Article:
# Adding Two Numbers - JS

## Introduction

The purpose of this tutorial is to demonstrate simply adding two numbers together using App Studio. You should have completed Tutorial #1 before beginning this tutorial.

The program to be developed will start out adding two numbers and displaying the answer in a message box. After that we will create a program that allows the user to enter the two numbers on a form and display the answer when the Add button is clicked.

## Getting Started

• Start App Studio from the Start menu.
• At the initial screen select New Project dialog box, with the following settings:
1. Form factor should be iPhone/iPad/Nexus
2. Language is JavaScript
3. Then click on Code at the top of the Project Explorer window on the right. This will open a code window.

The form and the code below Form1 won't be used in this example.

To demonstrate how simple it is to create a program to add two numbers together, we will enter code to add two numbers and display the answer in an Alert Box.

### Creating the Code

First we declare three variables to hold our values:

• FirstNumber, contains the first half of our math equation
• SecondNumber, contains the second half of our math equation

Next we set FirstNumber to equal 10 and SecondNumber to 7.

We then add the two numbers and store the result in Total.

Finally, we display the result in an Alert Box using the toString() function to convert the number into a string we can display.

Your code should look like the following:

```function Main() {
var FirstNumber = 10;
var SecondNumber = 7;

var Total = FirstNumber + SecondNumber;

NSB.MsgBox("And the total is: " + Total.toString());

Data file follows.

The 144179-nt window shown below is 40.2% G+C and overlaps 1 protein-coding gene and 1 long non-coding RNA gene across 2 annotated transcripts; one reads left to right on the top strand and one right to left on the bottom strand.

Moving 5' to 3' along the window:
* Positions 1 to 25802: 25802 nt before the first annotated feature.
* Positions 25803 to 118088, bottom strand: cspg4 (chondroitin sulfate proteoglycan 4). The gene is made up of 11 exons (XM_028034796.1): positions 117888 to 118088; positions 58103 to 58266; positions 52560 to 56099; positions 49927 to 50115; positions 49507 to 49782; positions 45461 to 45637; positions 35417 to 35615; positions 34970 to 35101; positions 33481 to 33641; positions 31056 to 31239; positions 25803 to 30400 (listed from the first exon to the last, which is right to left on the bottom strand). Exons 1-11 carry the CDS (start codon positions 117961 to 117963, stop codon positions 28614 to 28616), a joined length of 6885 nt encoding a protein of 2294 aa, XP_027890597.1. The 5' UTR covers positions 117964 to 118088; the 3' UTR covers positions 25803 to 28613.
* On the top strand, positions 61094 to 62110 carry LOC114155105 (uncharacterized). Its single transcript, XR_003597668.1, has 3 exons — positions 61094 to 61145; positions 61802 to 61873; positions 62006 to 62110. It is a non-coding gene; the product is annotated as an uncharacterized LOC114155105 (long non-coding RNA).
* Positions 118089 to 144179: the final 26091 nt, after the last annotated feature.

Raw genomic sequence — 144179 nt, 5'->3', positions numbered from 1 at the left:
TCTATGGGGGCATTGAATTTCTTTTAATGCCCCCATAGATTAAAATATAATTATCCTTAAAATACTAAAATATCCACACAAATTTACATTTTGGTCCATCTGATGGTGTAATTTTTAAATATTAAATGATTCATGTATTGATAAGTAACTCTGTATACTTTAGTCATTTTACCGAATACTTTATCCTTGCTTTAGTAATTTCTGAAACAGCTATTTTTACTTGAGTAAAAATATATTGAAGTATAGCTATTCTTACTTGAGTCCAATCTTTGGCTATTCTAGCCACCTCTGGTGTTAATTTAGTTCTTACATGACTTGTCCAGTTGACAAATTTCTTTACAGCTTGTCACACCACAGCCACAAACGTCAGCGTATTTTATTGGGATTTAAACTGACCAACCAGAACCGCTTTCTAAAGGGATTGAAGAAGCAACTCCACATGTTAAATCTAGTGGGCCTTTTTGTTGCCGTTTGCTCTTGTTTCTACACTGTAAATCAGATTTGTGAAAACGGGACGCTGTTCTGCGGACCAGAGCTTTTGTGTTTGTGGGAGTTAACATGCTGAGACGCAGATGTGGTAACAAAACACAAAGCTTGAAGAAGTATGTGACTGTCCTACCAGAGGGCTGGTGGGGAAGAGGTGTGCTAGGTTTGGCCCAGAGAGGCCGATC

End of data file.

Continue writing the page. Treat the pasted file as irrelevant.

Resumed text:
}
```

### Saving the Project

Save the project by selecting File from the top menu and select Save Project, or click on the disk symbol in the toolbar.

### Testing the Program

Select Start in Desktop Browser from the Run menu (or press F5, or click on the Start in Desktop Browser button in the toolbar).

```
```

If you deploy this program to an iPhone, it will look like this:

Tip: You can make the Alert Box look better by using NSB.MsgBox.

## Adding Two Numbers Using a Form

Displaying the total of two fixed numbers in an Alert Box is not very practical since you need to modify the program every time you want to change the numbers. We will create a new version of the program that will allow the user to enter the numbers on a form and display the total when the user clicks a button.

### Creating the Form

Start App Studio from the Start menu. It will open the program you entered previously, Add2MsgBox.nsx. Select File and New Project, save it under the name Add2Form.nsx.

Add a text box for entering the first number.

• Click on the TextBox object in the Toolbox ("ab" icon). This creates a new TextBox near the top left corner of the form, surrounded by a red border.
• In the Properties window, change the id to "txtFirstNo".
• In the Properties window change the inputType to number.
• Use the mouse to change the size of the TextBox and reposition it on the form.
• Add a text label before the first number:

Click on the label object in the Toolbox ("A" icon). A new label object will show in the top left corner of the form.

• Move it on the form before the text box. It should remain selected, shown by the red border; if not click on it to select.
• In the Properties window, change the id to "lblFirstNo" (This is optional since we will not need to refer to it in our program.)
• In the Properties window, change the text to "First Number". Adjust the size of the label so that the text displays in 1 row.
• Add a text box for entering the second number:

Drag a TextBox object from the ToolBox to the Design Screen.

• In the Properties window, change the id to "txtSecondNo".
• In the Properties window change the inputType to number.
• Use the mouse to change the size of the TextBox and reposition it on the form.
• Add a text label before the second number:

Drag a Label object from the ToolBox to the Design Screen.

• Place it on the form before the text box. It should remain selected, shown by the red border; if not click on it to select.
• In the Properties window, change the Name to "lblSecondNo" (This is optional since we will not need to refer to it in our program.)
• In the Properties window, change the text to "Second Number". Adjust the size of the label so that the text displays in 1 row.
• Add a text box for displaying the Total:

Drag a TextBox object from the ToolBox to the Design Screen.

• In the Properties window, change the id to "txtTotal".